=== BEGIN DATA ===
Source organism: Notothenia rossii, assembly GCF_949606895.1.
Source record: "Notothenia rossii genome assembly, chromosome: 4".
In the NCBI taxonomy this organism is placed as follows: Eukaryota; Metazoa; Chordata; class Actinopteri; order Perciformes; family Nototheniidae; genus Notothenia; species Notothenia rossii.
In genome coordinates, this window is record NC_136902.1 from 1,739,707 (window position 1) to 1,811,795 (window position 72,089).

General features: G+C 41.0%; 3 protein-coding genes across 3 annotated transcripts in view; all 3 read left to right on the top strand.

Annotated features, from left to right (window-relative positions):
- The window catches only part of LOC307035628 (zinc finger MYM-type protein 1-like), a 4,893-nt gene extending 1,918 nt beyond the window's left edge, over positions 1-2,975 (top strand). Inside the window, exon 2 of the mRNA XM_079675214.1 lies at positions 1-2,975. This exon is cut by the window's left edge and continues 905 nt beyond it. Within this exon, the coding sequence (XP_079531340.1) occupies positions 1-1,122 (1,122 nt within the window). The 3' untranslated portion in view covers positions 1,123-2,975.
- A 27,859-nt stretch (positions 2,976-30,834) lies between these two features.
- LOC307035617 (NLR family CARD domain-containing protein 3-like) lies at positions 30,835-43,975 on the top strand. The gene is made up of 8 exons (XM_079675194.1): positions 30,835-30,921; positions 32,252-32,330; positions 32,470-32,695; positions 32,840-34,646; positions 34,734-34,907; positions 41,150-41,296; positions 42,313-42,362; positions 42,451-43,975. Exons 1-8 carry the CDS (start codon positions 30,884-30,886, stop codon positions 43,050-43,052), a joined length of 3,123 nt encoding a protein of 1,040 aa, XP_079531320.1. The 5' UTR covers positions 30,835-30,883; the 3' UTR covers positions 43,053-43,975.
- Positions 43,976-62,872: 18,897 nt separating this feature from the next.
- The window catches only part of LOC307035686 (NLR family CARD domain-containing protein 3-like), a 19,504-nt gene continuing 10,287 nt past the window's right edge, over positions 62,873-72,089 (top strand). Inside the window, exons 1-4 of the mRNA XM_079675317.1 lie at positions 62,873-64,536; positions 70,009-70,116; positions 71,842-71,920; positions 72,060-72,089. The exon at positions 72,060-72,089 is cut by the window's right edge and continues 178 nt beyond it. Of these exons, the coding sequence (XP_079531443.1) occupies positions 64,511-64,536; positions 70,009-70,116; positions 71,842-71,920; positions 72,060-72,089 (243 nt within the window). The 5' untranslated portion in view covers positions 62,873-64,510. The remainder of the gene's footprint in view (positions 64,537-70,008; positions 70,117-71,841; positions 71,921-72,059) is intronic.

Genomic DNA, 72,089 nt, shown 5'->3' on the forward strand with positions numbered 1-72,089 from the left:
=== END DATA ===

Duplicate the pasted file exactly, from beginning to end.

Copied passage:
Source organism: Notothenia rossii, assembly GCF_949606895.1.
Source record: "Notothenia rossii genome assembly, chromosome: 4".
In the NCBI taxonomy this organism is placed as follows: Eukaryota; Metazoa; Chordata; class Actinopteri; order Perciformes; family Nototheniidae; genus Notothenia; species Notothenia rossii.
In genome coordinates, this window is record NC_136902.1 from 1,739,707 (window position 1) to 1,811,795 (window position 72,089).

General features: G+C 41.0%; 3 protein-coding genes across 3 annotated transcripts in view; all 3 read left to right on the top strand.

Annotated features, from left to right (window-relative positions):
- The window catches only part of LOC307035628 (zinc finger MYM-type protein 1-like), a 4,893-nt gene extending 1,918 nt beyond the window's left edge, over positions 1-2,975 (top strand). Inside the window, exon 2 of the mRNA XM_079675214.1 lies at positions 1-2,975. This exon is cut by the window's left edge and continues 905 nt beyond it. Within this exon, the coding sequence (XP_079531340.1) occupies positions 1-1,122 (1,122 nt within the window). The 3' untranslated portion in view covers positions 1,123-2,975.
- A 27,859-nt stretch (positions 2,976-30,834) lies between these two features.
- LOC307035617 (NLR family CARD domain-containing protein 3-like) lies at positions 30,835-43,975 on the top strand. The gene is made up of 8 exons (XM_079675194.1): positions 30,835-30,921; positions 32,252-32,330; positions 32,470-32,695; positions 32,840-34,646; positions 34,734-34,907; positions 41,150-41,296; positions 42,313-42,362; positions 42,451-43,975. Exons 1-8 carry the CDS (start codon positions 30,884-30,886, stop codon positions 43,050-43,052), a joined length of 3,123 nt encoding a protein of 1,040 aa, XP_079531320.1. The 5' UTR covers positions 30,835-30,883; the 3' UTR covers positions 43,053-43,975.
- Positions 43,976-62,872: 18,897 nt separating this feature from the next.
- The window catches only part of LOC307035686 (NLR family CARD domain-containing protein 3-like), a 19,504-nt gene continuing 10,287 nt past the window's right edge, over positions 62,873-72,089 (top strand). Inside the window, exons 1-4 of the mRNA XM_079675317.1 lie at positions 62,873-64,536; positions 70,009-70,116; positions 71,842-71,920; positions 72,060-72,089. The exon at positions 72,060-72,089 is cut by the window's right edge and continues 178 nt beyond it. Of these exons, the coding sequence (XP_079531443.1) occupies positions 64,511-64,536; positions 70,009-70,116; positions 71,842-71,920; positions 72,060-72,089 (243 nt within the window). The 5' untranslated portion in view covers positions 62,873-64,510. The remainder of the gene's footprint in view (positions 64,537-70,008; positions 70,117-71,841; positions 71,921-72,059) is intronic.

Genomic DNA, 72,089 nt, shown 5'->3' on the forward strand with positions numbered 1-72,089 from the left: